I am bending over behind the counter, reaching for a mug, thinking about my boyfriend.
I shaved his head the day before, thinking he would look younger with less of a receding hairline, but now that he is bald, he has changed. As I am wondering if his hair held his kindness, I stand still, grasping the mug.
He is sitting at the counter as he always does—Old Bill we call him—half-empty coffee mug in hand. Grimy old overalls hanging off his shoulders. Eyes firmly planted on my ass.
I turn to face him and a second later his eyes meet mine.
Three years later, I am walking through the Portland airport, pre-makeover, ugly green carpet staring up at me, waiting for my notice. I run into a friend of my brother’s, and he asks me why I did it as he looks at my head. His question was heavy with regret for me—embarrassment—and days later I get a call and lecture from that same brother. He lets me know how mainstream people will see me, how they will judge me. I used to want to f*ck that guy, that is until the moment he looked at me with such remorse.
Fifteen years earlier, I am lying in a boy’s bedroom with a pillow over my head. Two boys are fondling me, talking about me like I’m not there. Commenting on my “hot body” and my “ugly face,” and how great that pillow is. Sixteen years later, one of those boys dies. Then, when I was 25, the other sends me a friend request on Facebook. I decline.
As I look back, the men slowly ooze together, morphing into the same man. Expecting out of me what they have been taught to expect. Distressed when I am crazy with rage at not being considered as I am: a genius, an artist, and a warrior. I feel the power rise in my chest and I know I am more than what they think they gaze upon, no matter what that is, because they are dreaming into me less than I am. They are dreaming into me someone they can manage.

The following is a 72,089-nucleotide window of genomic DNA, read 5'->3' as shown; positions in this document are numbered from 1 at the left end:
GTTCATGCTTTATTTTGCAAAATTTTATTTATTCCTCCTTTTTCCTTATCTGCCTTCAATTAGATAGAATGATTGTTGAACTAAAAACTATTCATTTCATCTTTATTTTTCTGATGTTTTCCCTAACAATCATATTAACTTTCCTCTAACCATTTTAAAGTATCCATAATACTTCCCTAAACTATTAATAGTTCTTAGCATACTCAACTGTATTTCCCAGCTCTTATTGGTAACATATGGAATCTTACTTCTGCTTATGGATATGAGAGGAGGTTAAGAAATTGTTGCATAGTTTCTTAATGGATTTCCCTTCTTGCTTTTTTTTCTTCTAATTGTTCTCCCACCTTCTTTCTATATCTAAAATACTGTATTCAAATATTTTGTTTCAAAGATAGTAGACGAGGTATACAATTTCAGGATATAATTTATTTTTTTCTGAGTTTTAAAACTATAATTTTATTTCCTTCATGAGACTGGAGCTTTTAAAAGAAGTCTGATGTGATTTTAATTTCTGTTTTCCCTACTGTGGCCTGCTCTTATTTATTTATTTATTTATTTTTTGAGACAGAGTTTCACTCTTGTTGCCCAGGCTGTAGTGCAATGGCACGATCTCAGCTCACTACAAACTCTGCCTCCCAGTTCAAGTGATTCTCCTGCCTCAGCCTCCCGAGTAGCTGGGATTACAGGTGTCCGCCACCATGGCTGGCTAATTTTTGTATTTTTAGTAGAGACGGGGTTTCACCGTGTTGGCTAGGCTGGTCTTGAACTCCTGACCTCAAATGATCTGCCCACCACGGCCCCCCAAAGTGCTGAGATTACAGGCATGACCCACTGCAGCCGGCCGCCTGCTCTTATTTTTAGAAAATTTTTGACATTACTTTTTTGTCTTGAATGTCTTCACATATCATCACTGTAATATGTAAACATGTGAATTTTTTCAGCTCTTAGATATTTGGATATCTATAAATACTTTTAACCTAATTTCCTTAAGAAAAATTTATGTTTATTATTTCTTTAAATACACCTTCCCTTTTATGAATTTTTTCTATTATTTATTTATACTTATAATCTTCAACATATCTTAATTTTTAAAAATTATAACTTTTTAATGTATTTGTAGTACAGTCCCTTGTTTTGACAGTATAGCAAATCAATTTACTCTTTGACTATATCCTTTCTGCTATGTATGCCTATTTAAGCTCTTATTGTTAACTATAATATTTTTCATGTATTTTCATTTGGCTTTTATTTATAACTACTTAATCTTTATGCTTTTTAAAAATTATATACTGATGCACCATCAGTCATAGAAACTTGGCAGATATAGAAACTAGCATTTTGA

Over time, I became aware that to really be seen might be dangerous, because these men only wanted to see me as simple, quiet, and easy. But I am not, and more than anything, dangerous or not, I long to be seen. I long to know a person willing to sit with me long enough to see past their expectations of me. I long to know a person who will wake up out of their gaze and see me as I someday hope to be.
This is what we lose in this paradigm. This is what we miss in our quest for ideal, in our quest for—ageless perfect beauty. We miss out on our humanity, on our opportunity for connection, on our chance to really see each other, to see and know ourselves.
I never minded that guy’s eyes on my ass. Not really. What upset me more is that, in his eyes, I was one of millions, instead of what I am, one in a million.
There’s a difference.
Author: Sara Young
Editor: Danielle Beutell
Copy Editor: Callie Rushton
Social Editor: Lieselle Davidson